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Juniper multi-cloud strategy aimed at enterprise data centers

The Juniper multi-cloud strategy is aimed at expanding the vendor's reach beyond carriers and the largest enterprises. Key to the game plan is Contrail Enterprise Multicloud.

Juniper Networks, a longtime provider of network hardware for carriers and the largest enterprises, is now looking for more mainstream corporations to help pull it out of a revenue slump that recently hammered its stock price.

Last week, the company's revenue and profit projections for the current quarter fell short of analyst projections, which led to an investor exodus that resulted in as much as an 11.5% drop in the company's stock price on Friday. The forecast followed a second-quarter earnings report that had revenue down 8% year over year to $1.2 billion. Net income fell 35% to $116.5 million.

Despite the drops, Juniper's second-quarter results beat analyst projections, and the company said it remained confident it would return to year-over-year quarterly growth in the fourth quarter. This time, however, the company expects enterprises smaller than Juniper's typical Fortune 500 customer to play a significant role in the positive results.

Juniper multi-cloud strategy aimed at broadening customer base

The product expected to lure those companies is Contrail Enterprise Multicloud, a software product the company unveiled in April and planned to release this quarter. Juniper designed Contrail Enterprise Multicloud for managing a virtualized network fabric that supports applications running on an enterprise data center and infrastructure-as-a-service providers. The product competes with VMware's NSX and Cisco's Application Centric Infrastructure technology.

"We've talked -- we've recently talked a lot about the Contrail Enterprise Multicloud product that we announced earlier this year; that should be shipping soon, and we think that's going to drive a lot of momentum in the whole enterprise data center solution, which is really a software-led solution," Juniper CFO Ken Miller told analysts, according to a transcript of the earnings call published by financial site Seeking Alpha.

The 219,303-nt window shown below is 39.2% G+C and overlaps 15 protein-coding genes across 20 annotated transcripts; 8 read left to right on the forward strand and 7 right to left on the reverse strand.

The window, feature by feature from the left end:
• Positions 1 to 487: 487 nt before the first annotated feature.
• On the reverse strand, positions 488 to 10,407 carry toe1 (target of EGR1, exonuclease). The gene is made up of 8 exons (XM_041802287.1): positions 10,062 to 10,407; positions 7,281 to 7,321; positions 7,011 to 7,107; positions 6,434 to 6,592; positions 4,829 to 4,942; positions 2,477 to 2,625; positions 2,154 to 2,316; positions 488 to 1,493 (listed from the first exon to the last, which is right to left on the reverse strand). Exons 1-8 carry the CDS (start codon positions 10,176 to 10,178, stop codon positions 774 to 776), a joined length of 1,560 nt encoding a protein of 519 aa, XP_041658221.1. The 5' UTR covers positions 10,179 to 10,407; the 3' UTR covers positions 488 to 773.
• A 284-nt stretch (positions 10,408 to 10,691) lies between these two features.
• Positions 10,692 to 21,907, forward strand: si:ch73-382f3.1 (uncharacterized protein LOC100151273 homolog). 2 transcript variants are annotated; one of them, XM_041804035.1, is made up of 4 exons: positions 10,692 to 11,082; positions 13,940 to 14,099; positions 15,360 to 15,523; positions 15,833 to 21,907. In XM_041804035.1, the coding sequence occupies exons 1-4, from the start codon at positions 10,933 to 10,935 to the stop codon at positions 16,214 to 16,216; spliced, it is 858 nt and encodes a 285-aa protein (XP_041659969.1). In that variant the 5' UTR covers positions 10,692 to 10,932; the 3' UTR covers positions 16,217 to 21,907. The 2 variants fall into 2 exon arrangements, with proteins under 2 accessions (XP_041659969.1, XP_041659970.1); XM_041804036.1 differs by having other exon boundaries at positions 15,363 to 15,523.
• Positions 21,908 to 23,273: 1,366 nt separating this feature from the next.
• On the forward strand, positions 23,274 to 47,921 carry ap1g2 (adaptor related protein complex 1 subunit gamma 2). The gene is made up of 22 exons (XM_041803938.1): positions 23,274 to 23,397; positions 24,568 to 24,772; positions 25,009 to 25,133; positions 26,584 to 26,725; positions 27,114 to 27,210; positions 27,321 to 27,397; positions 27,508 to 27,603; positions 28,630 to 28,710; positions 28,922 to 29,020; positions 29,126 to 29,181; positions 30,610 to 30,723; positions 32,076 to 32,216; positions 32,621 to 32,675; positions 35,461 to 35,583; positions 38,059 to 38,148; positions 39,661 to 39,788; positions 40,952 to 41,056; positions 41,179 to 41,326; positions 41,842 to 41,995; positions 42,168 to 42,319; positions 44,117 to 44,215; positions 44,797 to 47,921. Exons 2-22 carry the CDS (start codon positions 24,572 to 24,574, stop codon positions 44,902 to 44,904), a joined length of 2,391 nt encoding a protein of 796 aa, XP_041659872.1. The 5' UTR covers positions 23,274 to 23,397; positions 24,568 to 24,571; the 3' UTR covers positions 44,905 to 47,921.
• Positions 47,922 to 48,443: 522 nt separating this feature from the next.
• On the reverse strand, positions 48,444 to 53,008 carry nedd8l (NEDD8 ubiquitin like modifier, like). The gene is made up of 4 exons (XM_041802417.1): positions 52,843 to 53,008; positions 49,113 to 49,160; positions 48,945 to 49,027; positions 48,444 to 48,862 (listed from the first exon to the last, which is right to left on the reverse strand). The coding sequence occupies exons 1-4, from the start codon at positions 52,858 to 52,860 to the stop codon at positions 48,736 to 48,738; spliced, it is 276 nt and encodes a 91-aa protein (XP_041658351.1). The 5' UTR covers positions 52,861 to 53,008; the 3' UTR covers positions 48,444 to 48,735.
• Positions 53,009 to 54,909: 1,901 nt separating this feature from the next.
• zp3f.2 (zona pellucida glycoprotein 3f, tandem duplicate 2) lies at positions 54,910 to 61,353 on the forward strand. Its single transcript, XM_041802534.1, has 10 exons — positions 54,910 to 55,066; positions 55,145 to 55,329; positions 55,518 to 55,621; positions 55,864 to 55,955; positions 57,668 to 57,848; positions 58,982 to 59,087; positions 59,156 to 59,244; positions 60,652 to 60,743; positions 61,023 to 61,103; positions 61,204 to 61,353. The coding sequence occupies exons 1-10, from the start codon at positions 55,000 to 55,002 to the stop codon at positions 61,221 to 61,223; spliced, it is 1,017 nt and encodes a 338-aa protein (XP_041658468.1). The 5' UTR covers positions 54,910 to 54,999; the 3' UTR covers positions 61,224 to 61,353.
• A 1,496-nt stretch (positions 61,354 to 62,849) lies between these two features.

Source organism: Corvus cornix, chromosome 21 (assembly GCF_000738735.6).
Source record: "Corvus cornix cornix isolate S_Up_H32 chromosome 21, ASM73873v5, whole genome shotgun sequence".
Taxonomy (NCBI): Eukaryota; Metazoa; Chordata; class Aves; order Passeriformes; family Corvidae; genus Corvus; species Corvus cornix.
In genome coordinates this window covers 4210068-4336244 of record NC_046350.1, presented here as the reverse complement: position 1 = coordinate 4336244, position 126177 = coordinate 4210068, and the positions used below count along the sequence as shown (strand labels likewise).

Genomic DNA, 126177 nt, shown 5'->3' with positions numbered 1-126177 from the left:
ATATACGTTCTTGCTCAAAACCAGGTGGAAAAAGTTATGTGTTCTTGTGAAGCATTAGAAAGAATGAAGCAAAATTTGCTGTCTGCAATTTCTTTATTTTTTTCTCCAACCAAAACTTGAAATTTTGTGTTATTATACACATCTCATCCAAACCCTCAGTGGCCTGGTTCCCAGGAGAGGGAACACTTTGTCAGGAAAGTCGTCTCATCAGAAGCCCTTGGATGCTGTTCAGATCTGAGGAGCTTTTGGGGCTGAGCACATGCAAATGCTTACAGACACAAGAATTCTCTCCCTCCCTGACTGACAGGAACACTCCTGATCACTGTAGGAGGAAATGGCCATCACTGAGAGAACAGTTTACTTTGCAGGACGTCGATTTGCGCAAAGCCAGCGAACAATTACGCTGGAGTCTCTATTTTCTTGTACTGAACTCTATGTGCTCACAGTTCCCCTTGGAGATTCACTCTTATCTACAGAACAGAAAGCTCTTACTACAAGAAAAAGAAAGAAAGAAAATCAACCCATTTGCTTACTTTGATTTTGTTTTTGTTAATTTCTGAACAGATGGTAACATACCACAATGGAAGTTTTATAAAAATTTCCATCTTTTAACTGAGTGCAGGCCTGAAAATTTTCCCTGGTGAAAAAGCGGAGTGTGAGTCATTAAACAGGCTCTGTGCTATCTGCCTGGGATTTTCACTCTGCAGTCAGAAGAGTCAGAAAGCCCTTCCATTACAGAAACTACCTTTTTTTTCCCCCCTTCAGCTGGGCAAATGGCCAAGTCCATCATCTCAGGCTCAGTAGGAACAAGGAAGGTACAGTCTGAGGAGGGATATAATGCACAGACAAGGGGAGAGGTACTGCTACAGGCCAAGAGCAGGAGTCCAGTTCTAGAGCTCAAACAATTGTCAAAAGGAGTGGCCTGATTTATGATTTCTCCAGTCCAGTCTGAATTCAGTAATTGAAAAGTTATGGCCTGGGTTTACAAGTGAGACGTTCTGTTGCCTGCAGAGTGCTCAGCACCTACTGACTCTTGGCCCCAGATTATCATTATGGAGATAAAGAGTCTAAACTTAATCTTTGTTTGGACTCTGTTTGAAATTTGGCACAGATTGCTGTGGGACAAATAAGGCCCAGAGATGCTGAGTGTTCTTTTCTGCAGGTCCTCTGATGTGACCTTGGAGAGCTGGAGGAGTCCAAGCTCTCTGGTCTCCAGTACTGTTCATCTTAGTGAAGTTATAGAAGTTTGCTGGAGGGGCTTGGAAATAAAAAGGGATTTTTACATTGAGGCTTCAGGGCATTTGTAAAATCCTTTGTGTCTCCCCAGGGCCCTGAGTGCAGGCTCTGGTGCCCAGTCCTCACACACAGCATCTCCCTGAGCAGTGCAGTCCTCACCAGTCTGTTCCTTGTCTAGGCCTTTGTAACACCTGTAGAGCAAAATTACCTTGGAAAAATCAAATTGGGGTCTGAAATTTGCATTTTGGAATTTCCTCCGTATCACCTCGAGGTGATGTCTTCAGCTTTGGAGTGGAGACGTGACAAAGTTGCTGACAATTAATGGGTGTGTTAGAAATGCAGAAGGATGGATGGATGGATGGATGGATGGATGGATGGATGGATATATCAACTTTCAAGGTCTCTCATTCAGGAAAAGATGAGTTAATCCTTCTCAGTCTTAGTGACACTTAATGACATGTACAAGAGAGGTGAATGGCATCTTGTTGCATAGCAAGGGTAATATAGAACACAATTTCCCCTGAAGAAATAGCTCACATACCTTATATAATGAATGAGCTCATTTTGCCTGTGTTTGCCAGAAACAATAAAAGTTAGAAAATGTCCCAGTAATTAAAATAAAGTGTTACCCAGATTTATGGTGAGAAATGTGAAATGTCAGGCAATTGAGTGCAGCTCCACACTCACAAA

Juniper's optimism is due to the progress it has made in selling software for networking and analytics to its traditional customer base. Total software revenue rose 28% year over year in the second quarter. It was driven, in part, by sales of Contrail, the company's software-defined networking system for the data center, and AppFormix, which does network analytics and policy monitoring.

Chances for success of the Juniper multi-cloud strategy

Initially, Contrail Enterprise Multicloud should help Juniper hold on to its existing market share in networking, said Shamus McGillicuddy, an analyst at Enterprise Management Associates, based in Boulder, Colo.

"I don't expect Juniper to suddenly start taking significant market share from VMware or Cisco, but it should be more competitive," he said. "And Juniper is now better positioned to hold on to its existing market share."

Contrail Enterprise Multicloud is one of several new products Juniper has designed for corporate networking. In June, the company introduced a line of campus switches that use the same network protocols as Juniper hardware found in the data center. As a result, the same engineering team can manage the data center and the campus.

Juniper also released improvements to its software-defined WAN for the campus. Juniper's SD-WAN is a feature within its NFX Network Services Platform. The platform includes network orchestration software, a virtual firewall, an IP VPN, content filtering and threat management.

How far Juniper can push outside its traditional customer base will depend on the number of midsize enterprises that have migrated applications to multiple-cloud environments, said Brad Casemore, an analyst at IDC.

"There's some opportunity there [with midsize enterprises], no doubt, but it all depends how complex, dynamic and distributed their application environments are or will be," Casemore said. "If they just have a few relatively static applications on premises and a couple of apps in a single public cloud, there's not as much of an urgent requirement for something like Contrail Enterprise Multicloud."

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